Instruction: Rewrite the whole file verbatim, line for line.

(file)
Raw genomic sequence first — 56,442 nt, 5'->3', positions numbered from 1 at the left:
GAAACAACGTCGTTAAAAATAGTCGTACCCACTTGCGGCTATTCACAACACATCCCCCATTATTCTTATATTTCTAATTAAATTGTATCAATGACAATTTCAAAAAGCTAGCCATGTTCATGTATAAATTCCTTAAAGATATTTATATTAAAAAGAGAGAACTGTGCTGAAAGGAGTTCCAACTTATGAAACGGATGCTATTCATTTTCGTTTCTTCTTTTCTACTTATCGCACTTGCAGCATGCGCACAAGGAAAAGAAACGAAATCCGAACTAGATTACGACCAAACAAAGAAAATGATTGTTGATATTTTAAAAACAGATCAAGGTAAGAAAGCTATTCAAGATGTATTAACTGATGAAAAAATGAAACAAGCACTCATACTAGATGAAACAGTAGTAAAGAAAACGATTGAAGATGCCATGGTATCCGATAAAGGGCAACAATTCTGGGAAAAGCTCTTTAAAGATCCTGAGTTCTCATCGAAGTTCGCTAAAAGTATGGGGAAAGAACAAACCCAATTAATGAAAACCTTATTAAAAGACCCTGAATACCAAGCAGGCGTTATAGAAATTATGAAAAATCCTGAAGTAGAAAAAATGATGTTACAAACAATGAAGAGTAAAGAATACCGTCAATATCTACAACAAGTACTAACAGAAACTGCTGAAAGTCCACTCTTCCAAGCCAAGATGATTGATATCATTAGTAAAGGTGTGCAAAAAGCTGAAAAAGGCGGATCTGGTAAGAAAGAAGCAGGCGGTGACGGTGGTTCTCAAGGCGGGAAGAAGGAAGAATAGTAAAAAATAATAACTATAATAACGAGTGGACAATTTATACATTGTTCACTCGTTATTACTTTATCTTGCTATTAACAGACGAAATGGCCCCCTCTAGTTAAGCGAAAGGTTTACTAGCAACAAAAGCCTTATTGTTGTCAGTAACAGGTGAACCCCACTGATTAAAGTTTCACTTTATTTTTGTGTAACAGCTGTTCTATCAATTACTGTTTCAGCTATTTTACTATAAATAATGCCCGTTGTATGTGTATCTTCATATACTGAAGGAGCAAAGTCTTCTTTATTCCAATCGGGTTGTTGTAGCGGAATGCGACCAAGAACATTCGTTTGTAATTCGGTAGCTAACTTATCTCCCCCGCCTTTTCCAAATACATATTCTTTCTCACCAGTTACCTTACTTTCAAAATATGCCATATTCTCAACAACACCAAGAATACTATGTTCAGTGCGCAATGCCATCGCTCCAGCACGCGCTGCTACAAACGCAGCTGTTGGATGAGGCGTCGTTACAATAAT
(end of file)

Raw genomic sequence first — 56,442 nt, 5'->3', positions numbered from 1 at the left:
GAAACAACGTCGTTAAAAATAGTCGTACCCACTTGCGGCTATTCACAACACATCCCCCATTATTCTTATATTTCTAATTAAATTGTATCAATGACAATTTCAAAAAGCTAGCCATGTTCATGTATAAATTCCTTAAAGATATTTATATTAAAAAGAGAGAACTGTGCTGAAAGGAGTTCCAACTTATGAAACGGATGCTATTCATTTTCGTTTCTTCTTTTCTACTTATCGCACTTGCAGCATGCGCACAAGGAAAAGAAACGAAATCCGAACTAGATTACGACCAAACAAAGAAAATGATTGTTGATATTTTAAAAACAGATCAAGGTAAGAAAGCTATTCAAGATGTATTAACTGATGAAAAAATGAAACAAGCACTCATACTAGATGAAACAGTAGTAAAGAAAACGATTGAAGATGCCATGGTATCCGATAAAGGGCAACAATTCTGGGAAAAGCTCTTTAAAGATCCTGAGTTCTCATCGAAGTTCGCTAAAAGTATGGGGAAAGAACAAACCCAATTAATGAAAACCTTATTAAAAGACCCTGAATACCAAGCAGGCGTTATAGAAATTATGAAAAATCCTGAAGTAGAAAAAATGATGTTACAAACAATGAAGAGTAAAGAATACCGTCAATATCTACAACAAGTACTAACAGAAACTGCTGAAAGTCCACTCTTCCAAGCCAAGATGATTGATATCATTAGTAAAGGTGTGCAAAAAGCTGAAAAAGGCGGATCTGGTAAGAAAGAAGCAGGCGGTGACGGTGGTTCTCAAGGCGGGAAGAAGGAAGAATAGTAAAAAATAATAACTATAATAACGAGTGGACAATTTATACATTGTTCACTCGTTATTACTTTATCTTGCTATTAACAGACGAAATGGCCCCCTCTAGTTAAGCGAAAGGTTTACTAGCAACAAAAGCCTTATTGTTGTCAGTAACAGGTGAACCCCACTGATTAAAGTTTCACTTTATTTTTGTGTAACAGCTGTTCTATCAATTACTGTTTCAGCTATTTTACTATAAATAATGCCCGTTGTATGTGTATCTTCATATACTGAAGGAGCAAAGTCTTCTTTATTCCAATCGGGTTGTTGTAGCGGAATGCGACCAAGAACATTCGTTTGTAATTCGGTAGCTAACTTATCTCCCCCGCCTTTTCCAAATACATATTCTTTCTCACCAGTTACCTTACTTTCAAAATATGCCATATTCTCAACAACACCAAGAATACTATGTTCAGTGCGCAATGCCATCGCTCCAGCACGCGCTGCTACAAACGCAGCTGTTGGATGAGGCGTCGTTACAATAAT